One of the most useless way anyone can live is to love just one music genre. “Rock is the only real music these days”. “Oh, but the only way to listen to music is classics”. Please. That is like placing yourself in a 10×10 cell and expect to have new experiences every time you listen to THE CHOSEN music. I used to be like that too, in my early teenage years and naturally, more than 10 years later, I know better now. If you, dear reader, do not yet, please continue reading, perhaps this will change your perspective.
Just to test myself, I’ve deliberately spent a day with supposedly opposing music genres.
It started out with something like this (on real vinyl player, no less) in a restaurant with a glass of Italian chardonnay:
Rarely one listens to vinyls in a public eatery and not get tagged hipster. Oh, but it was hipster, for sure, but the good kind, where old mixed seamlessly with new and delivers something magical. I myself come from (assumably) long line of farmers, so rustic farmhouse style adapted to my modern minimalist taste was a great experience, but the music completed it. Trumpets have this sometimes playful, other times dreamy effect, like a bird’s song in the distance.
Next came this, performed live on stage during jazz festival (same day still, QUITE cold weather):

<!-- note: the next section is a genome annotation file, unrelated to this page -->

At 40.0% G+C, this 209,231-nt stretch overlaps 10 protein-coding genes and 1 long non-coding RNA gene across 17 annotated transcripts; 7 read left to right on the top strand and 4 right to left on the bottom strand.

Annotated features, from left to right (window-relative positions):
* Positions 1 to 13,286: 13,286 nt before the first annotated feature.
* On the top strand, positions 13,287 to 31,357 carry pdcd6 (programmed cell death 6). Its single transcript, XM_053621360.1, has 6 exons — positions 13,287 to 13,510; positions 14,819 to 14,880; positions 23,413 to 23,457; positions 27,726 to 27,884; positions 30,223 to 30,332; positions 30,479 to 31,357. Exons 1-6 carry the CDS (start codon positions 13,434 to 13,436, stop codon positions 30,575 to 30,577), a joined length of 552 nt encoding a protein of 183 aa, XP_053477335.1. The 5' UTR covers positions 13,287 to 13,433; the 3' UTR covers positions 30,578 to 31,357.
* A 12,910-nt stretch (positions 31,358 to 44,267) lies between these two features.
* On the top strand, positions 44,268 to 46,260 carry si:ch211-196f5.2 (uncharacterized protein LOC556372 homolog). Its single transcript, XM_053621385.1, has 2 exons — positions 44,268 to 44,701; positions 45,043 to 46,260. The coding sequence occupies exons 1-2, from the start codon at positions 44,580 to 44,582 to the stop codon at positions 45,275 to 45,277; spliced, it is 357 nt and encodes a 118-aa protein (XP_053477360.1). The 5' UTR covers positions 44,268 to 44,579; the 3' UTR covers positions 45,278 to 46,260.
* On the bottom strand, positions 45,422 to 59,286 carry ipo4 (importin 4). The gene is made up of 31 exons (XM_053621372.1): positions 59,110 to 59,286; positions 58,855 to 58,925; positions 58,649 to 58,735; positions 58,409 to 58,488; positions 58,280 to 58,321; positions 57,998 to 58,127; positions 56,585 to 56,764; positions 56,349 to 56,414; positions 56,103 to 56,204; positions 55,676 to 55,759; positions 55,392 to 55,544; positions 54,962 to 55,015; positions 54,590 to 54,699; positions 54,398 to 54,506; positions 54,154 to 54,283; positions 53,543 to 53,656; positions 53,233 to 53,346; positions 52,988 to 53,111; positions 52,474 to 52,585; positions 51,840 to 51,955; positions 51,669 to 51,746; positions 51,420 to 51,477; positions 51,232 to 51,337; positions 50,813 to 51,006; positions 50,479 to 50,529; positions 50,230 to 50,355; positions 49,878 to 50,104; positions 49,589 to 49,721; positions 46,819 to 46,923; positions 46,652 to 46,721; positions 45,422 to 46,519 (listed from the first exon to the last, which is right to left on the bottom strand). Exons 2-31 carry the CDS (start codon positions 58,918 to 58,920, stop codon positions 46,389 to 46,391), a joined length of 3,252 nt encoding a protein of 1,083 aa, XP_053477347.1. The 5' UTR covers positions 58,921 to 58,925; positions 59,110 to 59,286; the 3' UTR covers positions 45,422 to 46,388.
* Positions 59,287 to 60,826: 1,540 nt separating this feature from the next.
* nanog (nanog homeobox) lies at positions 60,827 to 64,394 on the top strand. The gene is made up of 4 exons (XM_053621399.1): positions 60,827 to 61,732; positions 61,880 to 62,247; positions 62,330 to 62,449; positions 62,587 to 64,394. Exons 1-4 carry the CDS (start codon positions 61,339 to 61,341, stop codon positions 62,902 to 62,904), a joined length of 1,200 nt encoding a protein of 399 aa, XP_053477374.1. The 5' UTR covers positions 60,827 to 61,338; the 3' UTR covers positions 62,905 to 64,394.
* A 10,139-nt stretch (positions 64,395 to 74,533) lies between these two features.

The cold weather had nothing to do when this song started and dissipated somewhere, replaced by warmth from deep within. Funk has that effect and with this voice, it becomes fluffy, like a fireplace from a speaker. Many people were there, cold and shivering, waiting to be warmed up, but then the music flowed and everyone starter moving. It was magical.
Finally, there was this, in an old fort that didn’t see such lively days even during the heat of the war:
Techno after funky dream was a huge change. Space dungeon, on the other hand, was so masterfully crafter that the transition for my ears was seamless. “Space” was the destination for my brain while dancing in a bunker, surrounded by people, lights and smoke.
Some people need drugs to feel the music. I just need the music to be…well…THE drug. Then it takes me away, either to a warm place from a cold spring evening, or to another dimension from an old bunker, transformed for a night to a rave venue. All of this music in less than 12 hours and I offer, dear reader, one single conclusion: the genre doesn’t matter. Why would it? Each piece of music is there, for 3 or more minutes, to transfer you into the world of its creator. Weather it’s a warm place by the fire or a completely unfamiliar place in time and space – it all depends on how far you want to go.
P.S.: Mind you, everything seems very silent the next day, it’s eerie.